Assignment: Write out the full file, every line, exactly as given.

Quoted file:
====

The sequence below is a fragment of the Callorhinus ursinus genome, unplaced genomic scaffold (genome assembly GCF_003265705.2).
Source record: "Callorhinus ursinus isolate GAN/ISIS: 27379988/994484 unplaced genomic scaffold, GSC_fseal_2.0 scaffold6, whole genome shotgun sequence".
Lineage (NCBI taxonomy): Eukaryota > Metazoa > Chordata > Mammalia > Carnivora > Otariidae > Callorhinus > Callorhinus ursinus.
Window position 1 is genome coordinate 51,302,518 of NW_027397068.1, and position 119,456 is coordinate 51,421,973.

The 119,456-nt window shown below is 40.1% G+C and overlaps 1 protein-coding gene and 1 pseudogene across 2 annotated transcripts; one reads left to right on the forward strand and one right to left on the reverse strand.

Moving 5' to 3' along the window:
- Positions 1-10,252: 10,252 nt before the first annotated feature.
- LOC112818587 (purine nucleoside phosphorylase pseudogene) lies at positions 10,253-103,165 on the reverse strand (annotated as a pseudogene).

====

The sequence below is a fragment of the Callorhinus ursinus genome, unplaced genomic scaffold (genome assembly GCF_003265705.2).
Source record: "Callorhinus ursinus isolate GAN/ISIS: 27379988/994484 unplaced genomic scaffold, GSC_fseal_2.0 scaffold6, whole genome shotgun sequence".
Lineage (NCBI taxonomy): Eukaryota > Metazoa > Chordata > Mammalia > Carnivora > Otariidae > Callorhinus > Callorhinus ursinus.
Window position 1 is genome coordinate 51,302,518 of NW_027397068.1, and position 119,456 is coordinate 51,421,973.

The 119,456-nt window shown below is 40.1% G+C and overlaps 1 protein-coding gene and 1 pseudogene across 2 annotated transcripts; one reads left to right on the forward strand and one right to left on the reverse strand.

Moving 5' to 3' along the window:
- Positions 1-10,252: 10,252 nt before the first annotated feature.
- LOC112818587 (purine nucleoside phosphorylase pseudogene) lies at positions 10,253-103,165 on the reverse strand (annotated as a pseudogene).